• Expanding options for a car-oriented suburban area
    <strong>Village of Providence</strong> <em>Huntsville, AL</em>

    Build Great Places / #thisiscnu

  • A mixed-use center for town and gown
    <strong>Storrs Center</strong> <em>Mansfield, CT</em>

    Build Great Places / #thisiscnu

  • A unique building becomes a hub for historic neighborhoods
    <strong>Ponce City Market</strong> <em>Atlanta, GA</em>

    Build Great Places / #thisiscnu

  • Mercado District | Tucson, Arizona
    A timeless place from the ground up. #thisiscnu

    Build Great Places / #thisiscnu

  • Jazz Market New Orleans Audience Seating
    Jazz Market New Orleans Audience Seating
    Trumpeting a cultural revival
    <strong>Peoples Health New Orleans Jazz Market</strong>&nbsp; <em>New Orleans, Louisiana</em>

    Build Great Places / #thisiscnu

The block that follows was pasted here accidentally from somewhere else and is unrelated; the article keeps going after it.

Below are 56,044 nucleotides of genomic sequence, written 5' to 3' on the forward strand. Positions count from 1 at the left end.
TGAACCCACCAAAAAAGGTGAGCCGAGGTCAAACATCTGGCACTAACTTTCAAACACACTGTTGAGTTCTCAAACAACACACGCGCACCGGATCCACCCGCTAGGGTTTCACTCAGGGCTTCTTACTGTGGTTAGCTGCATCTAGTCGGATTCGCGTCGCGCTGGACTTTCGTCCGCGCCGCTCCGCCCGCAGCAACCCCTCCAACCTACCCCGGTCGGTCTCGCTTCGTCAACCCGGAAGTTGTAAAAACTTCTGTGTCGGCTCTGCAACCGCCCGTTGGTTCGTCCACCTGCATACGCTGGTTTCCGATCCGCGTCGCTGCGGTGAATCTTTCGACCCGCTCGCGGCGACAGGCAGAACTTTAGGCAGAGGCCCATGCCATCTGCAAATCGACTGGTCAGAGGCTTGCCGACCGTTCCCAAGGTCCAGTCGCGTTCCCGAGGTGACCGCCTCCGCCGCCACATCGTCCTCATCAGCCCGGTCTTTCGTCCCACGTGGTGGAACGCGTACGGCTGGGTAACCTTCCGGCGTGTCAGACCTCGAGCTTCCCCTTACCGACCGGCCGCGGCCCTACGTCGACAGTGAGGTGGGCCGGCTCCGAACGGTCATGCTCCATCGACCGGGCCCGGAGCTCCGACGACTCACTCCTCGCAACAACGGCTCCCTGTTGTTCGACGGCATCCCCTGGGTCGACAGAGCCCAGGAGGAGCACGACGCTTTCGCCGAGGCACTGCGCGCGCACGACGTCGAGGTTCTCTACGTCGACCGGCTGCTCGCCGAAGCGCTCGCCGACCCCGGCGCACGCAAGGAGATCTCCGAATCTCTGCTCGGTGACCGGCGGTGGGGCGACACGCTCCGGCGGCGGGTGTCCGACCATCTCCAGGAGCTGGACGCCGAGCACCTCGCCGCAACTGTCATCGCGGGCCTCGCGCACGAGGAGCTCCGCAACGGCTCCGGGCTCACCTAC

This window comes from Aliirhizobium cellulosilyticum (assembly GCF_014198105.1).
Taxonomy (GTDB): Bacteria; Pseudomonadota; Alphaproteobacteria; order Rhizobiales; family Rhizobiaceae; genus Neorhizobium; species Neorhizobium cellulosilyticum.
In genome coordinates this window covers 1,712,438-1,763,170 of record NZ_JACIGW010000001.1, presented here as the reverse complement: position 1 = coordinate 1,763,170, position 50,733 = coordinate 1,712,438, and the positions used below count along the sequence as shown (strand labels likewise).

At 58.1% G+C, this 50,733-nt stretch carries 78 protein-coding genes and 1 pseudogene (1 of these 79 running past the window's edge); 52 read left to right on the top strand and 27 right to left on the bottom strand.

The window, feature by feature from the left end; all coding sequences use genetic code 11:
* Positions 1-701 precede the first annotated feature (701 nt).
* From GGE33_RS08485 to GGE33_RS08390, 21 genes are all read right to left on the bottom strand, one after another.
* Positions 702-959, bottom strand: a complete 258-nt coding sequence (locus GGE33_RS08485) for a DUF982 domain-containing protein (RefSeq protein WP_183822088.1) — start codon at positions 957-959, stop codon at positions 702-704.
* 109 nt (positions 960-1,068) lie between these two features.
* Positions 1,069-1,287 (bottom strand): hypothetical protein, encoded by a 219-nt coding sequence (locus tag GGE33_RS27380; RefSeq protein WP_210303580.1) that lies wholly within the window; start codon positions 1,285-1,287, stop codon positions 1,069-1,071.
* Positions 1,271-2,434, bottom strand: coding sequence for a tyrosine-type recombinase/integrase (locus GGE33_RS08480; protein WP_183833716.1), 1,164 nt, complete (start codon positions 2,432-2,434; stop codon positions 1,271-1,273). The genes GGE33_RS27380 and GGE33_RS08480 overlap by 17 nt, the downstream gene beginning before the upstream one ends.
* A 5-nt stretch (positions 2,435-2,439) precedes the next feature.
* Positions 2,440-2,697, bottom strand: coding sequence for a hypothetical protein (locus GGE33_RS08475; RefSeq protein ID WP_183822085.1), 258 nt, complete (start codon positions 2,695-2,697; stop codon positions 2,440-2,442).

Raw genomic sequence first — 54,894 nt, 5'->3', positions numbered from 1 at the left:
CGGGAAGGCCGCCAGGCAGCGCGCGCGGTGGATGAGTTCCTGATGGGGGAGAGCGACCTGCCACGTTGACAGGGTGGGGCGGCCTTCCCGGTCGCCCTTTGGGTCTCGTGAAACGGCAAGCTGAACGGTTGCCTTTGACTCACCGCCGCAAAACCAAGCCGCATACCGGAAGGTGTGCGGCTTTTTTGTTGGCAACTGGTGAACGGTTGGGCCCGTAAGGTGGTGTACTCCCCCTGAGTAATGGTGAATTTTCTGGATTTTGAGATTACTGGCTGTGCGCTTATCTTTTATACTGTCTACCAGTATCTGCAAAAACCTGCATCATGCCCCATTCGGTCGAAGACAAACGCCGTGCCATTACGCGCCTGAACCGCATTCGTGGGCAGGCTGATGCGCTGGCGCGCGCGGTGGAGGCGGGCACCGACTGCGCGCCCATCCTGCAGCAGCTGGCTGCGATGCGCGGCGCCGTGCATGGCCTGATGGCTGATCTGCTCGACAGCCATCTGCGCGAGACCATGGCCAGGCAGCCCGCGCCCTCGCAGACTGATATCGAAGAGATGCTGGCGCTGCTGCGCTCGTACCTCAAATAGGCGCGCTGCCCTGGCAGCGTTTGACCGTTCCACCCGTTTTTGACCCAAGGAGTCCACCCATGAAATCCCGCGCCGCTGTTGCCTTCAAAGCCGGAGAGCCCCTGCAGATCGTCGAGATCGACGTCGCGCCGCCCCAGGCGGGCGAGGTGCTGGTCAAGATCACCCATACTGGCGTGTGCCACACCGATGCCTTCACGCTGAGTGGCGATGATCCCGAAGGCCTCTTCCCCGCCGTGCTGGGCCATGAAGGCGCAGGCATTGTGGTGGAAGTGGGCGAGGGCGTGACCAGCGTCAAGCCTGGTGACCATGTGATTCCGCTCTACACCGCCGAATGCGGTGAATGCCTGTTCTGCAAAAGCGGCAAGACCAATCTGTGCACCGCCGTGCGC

• Historic arcade houses young professionals
    <strong>Microlofts at The Arcade Providence</strong>&nbsp;<em>Providence, Rhode Island</em>

    Build Great Places / #thisiscnu

  • From parking lot to urban tour-de-force
    <strong>UCLA Weyburn</strong>&nbsp;<em>Los Angeles, California</em>

    Build Great Places / #thisiscnu

The Charter Awards recognize excellence in architectural, landscape, and urban design and planning, especially where that excellence engenders more equitable, sustainable, connected, healthy, and prosperous communities.

Important dates:

November 7, 2016: Submission period opens
January 6, 2017: Submissions close at midnight
May 4, 2017: Winners presented at CNU 25.Seattle

Entries are judged on the extent to which they fulfill and advance the principles of the Charter of the New Urbanism, which defines the essential qualities of outstanding buildings and urban places from the scale of the region down to the block and building.

Projects that embody a wide range of Charter principles are more desirable than ones that embody fewer principles. The judging criteria recognize currently built or implemented work as a priority and special achievement, while also acknowledging that large-scale plans can take years to implement physically.